When is actual cash value calculated

Jun 18, 2019

  1. mrJones
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    mrJones New Member

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    I'm hoping to get some info on what (I imagine) is a fairly uncommon scenario. I have a 2015 Ford F-150 which was involved in a hit and run (other driver ran) in 2017. I filed a claim the day after the accident and my carrier completed an estimate; however, because this was a hit and run and the other vehicle (I was able to collect the license plate number) was uninsured, the claim was against my collision coverage and I was not in a financial position to cover the deductible. As life continued on, new reasons to procrastinate on repairs continued to present themselves: couldn't be without the vehicle, was away from home for work, time constraints, etc etc. Fast forward to today, I am going to look into having the necessary repairs completed. However, a mechanic friend of mine took a passing glance at the truck and told me that based on the impact point, there is a good chance that there is frame damage.

    My question is this: if I take this in for repair and the cost is greater than the estimate, enough so that the insurance carrier deems it a total loss, on what date is actual cash value calculated? What I mean is, should I expect them to calculate ACV based on today's value, or would it be based on the value of the vehicle on the date of the accident?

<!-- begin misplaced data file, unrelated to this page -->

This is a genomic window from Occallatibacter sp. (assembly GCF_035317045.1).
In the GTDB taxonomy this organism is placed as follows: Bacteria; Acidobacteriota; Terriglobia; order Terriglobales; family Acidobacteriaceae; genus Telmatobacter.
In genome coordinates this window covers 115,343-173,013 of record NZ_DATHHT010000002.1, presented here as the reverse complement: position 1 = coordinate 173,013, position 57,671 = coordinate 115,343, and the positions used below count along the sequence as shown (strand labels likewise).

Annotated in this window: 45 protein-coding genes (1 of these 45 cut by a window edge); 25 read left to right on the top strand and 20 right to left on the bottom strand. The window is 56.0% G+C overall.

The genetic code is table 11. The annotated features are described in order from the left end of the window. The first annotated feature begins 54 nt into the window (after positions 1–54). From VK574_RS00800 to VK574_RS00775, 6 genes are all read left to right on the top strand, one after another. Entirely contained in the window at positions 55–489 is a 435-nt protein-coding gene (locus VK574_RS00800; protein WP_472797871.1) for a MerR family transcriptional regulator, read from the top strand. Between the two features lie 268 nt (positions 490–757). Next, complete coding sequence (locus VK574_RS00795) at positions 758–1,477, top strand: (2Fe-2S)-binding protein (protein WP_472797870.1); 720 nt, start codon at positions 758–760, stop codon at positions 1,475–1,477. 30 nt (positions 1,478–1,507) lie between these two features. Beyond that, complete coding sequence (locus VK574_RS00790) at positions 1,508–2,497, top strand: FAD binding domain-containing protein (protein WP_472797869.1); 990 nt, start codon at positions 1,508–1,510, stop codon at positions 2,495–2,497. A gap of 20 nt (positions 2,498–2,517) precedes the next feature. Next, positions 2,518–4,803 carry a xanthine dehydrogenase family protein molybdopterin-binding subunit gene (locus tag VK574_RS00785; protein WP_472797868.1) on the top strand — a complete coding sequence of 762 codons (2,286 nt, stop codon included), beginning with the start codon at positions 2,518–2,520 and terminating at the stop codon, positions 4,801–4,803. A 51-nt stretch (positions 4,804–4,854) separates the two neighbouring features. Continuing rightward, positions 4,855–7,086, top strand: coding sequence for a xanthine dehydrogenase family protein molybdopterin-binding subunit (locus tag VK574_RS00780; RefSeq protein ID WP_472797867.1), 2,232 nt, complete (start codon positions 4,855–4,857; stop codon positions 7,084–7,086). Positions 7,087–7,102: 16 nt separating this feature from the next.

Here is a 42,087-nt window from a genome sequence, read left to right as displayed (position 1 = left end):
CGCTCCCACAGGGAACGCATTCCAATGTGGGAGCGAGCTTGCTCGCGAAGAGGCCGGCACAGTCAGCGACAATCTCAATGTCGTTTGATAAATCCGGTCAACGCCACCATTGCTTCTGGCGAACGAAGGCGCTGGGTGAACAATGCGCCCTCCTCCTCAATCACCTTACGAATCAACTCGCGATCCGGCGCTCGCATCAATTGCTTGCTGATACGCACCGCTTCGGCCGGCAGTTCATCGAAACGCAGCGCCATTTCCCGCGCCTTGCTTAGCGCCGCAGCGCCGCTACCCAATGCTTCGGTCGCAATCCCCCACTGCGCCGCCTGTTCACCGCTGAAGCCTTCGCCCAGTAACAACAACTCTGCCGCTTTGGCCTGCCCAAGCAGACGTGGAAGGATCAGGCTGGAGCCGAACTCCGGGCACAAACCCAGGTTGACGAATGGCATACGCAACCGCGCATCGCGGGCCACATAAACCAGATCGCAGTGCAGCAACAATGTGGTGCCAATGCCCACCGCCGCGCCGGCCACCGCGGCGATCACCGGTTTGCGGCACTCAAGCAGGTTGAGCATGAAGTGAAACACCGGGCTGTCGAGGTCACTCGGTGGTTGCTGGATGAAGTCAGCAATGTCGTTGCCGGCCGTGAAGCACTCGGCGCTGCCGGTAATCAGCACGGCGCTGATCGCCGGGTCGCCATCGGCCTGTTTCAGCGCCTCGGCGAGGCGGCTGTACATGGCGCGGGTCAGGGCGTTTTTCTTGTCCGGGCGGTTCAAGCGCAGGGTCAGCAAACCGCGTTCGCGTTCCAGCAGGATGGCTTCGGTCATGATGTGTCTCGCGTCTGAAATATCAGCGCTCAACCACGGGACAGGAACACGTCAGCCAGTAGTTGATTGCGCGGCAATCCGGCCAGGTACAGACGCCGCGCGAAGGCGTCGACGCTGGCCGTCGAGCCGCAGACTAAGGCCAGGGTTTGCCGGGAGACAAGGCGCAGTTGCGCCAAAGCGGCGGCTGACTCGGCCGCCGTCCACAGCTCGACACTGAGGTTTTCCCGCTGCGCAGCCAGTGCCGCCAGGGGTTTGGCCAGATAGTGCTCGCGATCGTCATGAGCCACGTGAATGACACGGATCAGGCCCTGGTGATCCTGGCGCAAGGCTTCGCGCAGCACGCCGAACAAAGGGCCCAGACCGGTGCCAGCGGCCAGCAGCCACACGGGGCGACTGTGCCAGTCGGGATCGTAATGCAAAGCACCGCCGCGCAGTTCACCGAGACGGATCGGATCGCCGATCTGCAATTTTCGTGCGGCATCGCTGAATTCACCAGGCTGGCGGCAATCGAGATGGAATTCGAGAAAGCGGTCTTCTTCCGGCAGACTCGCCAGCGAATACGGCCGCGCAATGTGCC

I know I may be putting the buggy in front of the horse here, but I also know that if the above scenario plays out, things can move pretty quickly and I don't want to find myself scrambling for answers.

    Thanks for reading. Any insight is greatly appreciated.
     
    mrJones, Jun 18, 2019
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  2. fed up
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    fed up Guru

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    Most likely your claims person will default to the original estimate and force you to prove that the additional damage was part of the original hit since you have waited 2 years to address the issue. That said, if it is now a total loss I can also see the ACV set at today's value because the vehicle is 2 years older
     
    fed up, Jun 19, 2019
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  3. adjusterjack
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    adjusterjack Guru

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    I agree that ACV is likely to be at today's value because you've had use of the vehicle for the last two years while it has continued to depreciate.

    I suggest you take your vehicle to a repair shop and have the frame inspected. If there is frame damage call your claims department and see about getting an adjustment.
     
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